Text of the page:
"I tried everything I could to like the taste of the coffee, but I couldn't".
"I'm still not liking my own coffee made in this machine. So far it tastes awful".
People see some similarities between the AEROPRESS and a French Press. Both use total immersion and pressure. But the similarities end there.
The filter in the French Press is at the top of the mixture. Because coffee floats, the floating grounds clog the filter and makes pressing and cleaning very difficult. Users are instructed to use only coarse ground coffee. But this reduces the amount of flavor that can be extracted from the coffee and necessitates long steeping times which extract bitterness.
Furthermore, even coarse ground coffee includes many fine particles. These small particles pass through and around the filter resulting in a bitter, gritty brew. The particles in the brew continue to leach out bitterness. Consequently French press users are advised to drink or decant the brew immediately. Also, some particles clog the filter screen making pressing and cleaning very difficult.
AEROPRESS coffee is micro-filtered. It so pure and particle-free that it can be stored for days as a concentrate. The concentrate can be drunk as espresso, mixed with milk for lattes, or diluted to make American coffee. French presses cannot make espresso or lattes.
Finally, cleaning the French press is quite a chore. The AEROPRESS chamber is self-cleaning. A ten-second rinse of the plunger is all that's required.
FREQUENTLY ASKED QUESTIONS
Won’t the AeroPress’ paper filter remove important oils that contribute to flavor that pass through the metal filters in my French press and my espresso machine?
We conducted blind-tasting tests with espresso and French press coffee lovers. They tasted paper-filtered AeroPress brew and metal-filtered brew – made with espresso filters and custom filters which were about three times finer. Every single taster preferred the paper-filtered brew.
This is not surprising, in light of the fact that the fine particles which pass through metal filters are quite bitter.
In the book Coffee - A Guide to Buying Brewing and Enjoying, renowned coffee author Kenneth Davids wrote about making drip coffee with metal filters;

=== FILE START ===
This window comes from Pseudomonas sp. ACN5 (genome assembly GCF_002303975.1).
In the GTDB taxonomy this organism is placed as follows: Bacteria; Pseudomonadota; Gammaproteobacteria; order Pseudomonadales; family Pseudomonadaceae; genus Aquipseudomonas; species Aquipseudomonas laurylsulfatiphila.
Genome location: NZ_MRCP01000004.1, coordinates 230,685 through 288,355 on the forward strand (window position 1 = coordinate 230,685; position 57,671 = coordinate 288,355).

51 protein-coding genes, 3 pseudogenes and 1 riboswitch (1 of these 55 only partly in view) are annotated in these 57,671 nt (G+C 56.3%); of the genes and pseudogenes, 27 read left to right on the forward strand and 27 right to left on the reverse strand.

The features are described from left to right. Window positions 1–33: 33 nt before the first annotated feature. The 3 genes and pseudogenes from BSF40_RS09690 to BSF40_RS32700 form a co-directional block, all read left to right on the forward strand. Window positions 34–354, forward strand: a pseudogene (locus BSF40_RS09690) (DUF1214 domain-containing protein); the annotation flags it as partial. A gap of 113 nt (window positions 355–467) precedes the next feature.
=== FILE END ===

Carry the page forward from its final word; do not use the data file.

“…you may not like coffee made with these filters as much as you like coffee brewed with paper filters. The mesh allows a good deal of sediment and colloids to enter the brewed coffee, which gives it a heavy, often gritty taste, closer in style to French-press coffee.”
Also, from the same book and page;
“A note on Filter Papers
Virtually all white filter papers manufactured today are whitened without use of dioxin, a carcinogen that was used in bleaching paper through the late 1980’s. For this reason, I feel confident in recommending white papers in preference to brown, which imparts a cardboardy taste to the brewed water and which may harbor some dubious chemicals of their own, including tars.”
Coffee made in my AeroPress is so smooth it seems weak. What am I doing wrong?
There are three possible answers to this question.
- The grind was not fine enough. A finer grind will yield a richer brew. If you are using a blade grinder, be sure to run it for 20 to 30 seconds. If you are using a burr grinder or having your coffee ground at the store, set the grinder midway between drip and espresso grind.
- You are not using enough coffee. Use the AeroPress scoop which is sized to optimize flavor.
- You are accustomed to coffee with a bite (the bitterness) and the smoother brew from an AeroPress without the bite seems weaker.
I have a whirling blade grinder. Do I need to buy a more expensive grinder capable of a finer grind to fully enjoy coffee made in my AeroPress?
We've tested a number of these grinders and find that they work quite well but need to run a bit longer than their instructions suggest. Try about 30 seconds for two scoops. When the grind is fine enough for rich flavor it will tend to stick in the grinder because of static and you may have to help it out with a spoon.
Two scoops of a nice grind require about 20 to 30 seconds press time in the AeroPress. Coarser grinds will run through faster and make a slightly weaker cup.
To make a regular American cup of coffee using an AeroPress, you basically brew an espresso and then dilute it with hot water. Why not run a whole cup of water through the press?
We tried just that. But again, in blind-tasting tests everyone said that the coffee tasted smoother when made by our recommended method. Pushing too much water through the coffee extracts bitterness.
The instructions for the AeroPress recommend using 175° F (80°C) water. That doesn’t seem hot enough. Why don’t you recommend a temperature closer to boiling?
In developing the AeroPress we spent more time on taste-testing various brewing temperatures than on any other tests. Our tasters ranged from casual coffee drinkers, to coffee aficionados, to professional coffee tasters and consultants. Every single taster preferred brew made at 165° F to 175° F. They said the hotter brews were ok, but the 165° F to 175° F (74° C to 80° C) brews tasted best.
Books often recommend a brewing temperature of 195° F to 200° F (91° C to 93° C). This is good for conventional brewing methods that pass hot water through a bed of coffee. In this method, the water rapidly cools so the lower part of the bed is operating at a lower temperature. However in the AeroPress all of the coffee particles contact the same water temperature during the stirring phase.
Don’t worry about your coffee being too cool. About the hottest anyone drinks coffee is 145° F (63° C).
Why did you include a stirrer with the AeroPress? Almost any spoon will work.
The handle on the AeroPress paddle prevents the tip from tearing the paper filter. It also won’t scratch the AeroPress chamber.
Where can I buy more filters?